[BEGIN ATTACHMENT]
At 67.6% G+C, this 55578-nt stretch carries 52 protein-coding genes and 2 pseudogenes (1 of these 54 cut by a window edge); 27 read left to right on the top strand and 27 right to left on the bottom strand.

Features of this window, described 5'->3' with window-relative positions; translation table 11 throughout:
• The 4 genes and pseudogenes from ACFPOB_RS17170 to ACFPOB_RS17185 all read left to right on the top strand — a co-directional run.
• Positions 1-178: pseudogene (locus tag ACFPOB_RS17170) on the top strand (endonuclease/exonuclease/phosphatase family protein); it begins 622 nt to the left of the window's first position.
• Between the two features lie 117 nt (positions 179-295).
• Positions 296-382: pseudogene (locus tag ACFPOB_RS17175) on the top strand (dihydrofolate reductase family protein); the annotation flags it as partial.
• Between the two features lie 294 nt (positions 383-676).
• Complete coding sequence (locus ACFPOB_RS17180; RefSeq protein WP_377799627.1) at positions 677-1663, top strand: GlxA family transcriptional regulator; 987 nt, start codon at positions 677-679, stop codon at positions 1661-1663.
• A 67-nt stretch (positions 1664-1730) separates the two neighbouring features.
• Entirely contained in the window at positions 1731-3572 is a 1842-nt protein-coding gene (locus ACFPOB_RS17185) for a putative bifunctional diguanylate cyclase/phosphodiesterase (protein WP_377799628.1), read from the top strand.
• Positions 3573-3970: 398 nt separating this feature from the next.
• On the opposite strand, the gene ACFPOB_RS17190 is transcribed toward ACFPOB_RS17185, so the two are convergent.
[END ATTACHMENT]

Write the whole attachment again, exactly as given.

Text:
At 67.6% G+C, this 55578-nt stretch carries 52 protein-coding genes and 2 pseudogenes (1 of these 54 cut by a window edge); 27 read left to right on the top strand and 27 right to left on the bottom strand.

Features of this window, described 5'->3' with window-relative positions; translation table 11 throughout:
• The 4 genes and pseudogenes from ACFPOB_RS17170 to ACFPOB_RS17185 all read left to right on the top strand — a co-directional run.
• Positions 1-178: pseudogene (locus tag ACFPOB_RS17170) on the top strand (endonuclease/exonuclease/phosphatase family protein); it begins 622 nt to the left of the window's first position.
• Between the two features lie 117 nt (positions 179-295).
• Positions 296-382: pseudogene (locus tag ACFPOB_RS17175) on the top strand (dihydrofolate reductase family protein); the annotation flags it as partial.
• Between the two features lie 294 nt (positions 383-676).
• Complete coding sequence (locus ACFPOB_RS17180; RefSeq protein WP_377799627.1) at positions 677-1663, top strand: GlxA family transcriptional regulator; 987 nt, start codon at positions 677-679, stop codon at positions 1661-1663.
• A 67-nt stretch (positions 1664-1730) separates the two neighbouring features.
• Entirely contained in the window at positions 1731-3572 is a 1842-nt protein-coding gene (locus ACFPOB_RS17185) for a putative bifunctional diguanylate cyclase/phosphodiesterase (protein WP_377799628.1), read from the top strand.
• Positions 3573-3970: 398 nt separating this feature from the next.
• On the opposite strand, the gene ACFPOB_RS17190 is transcribed toward ACFPOB_RS17185, so the two are convergent.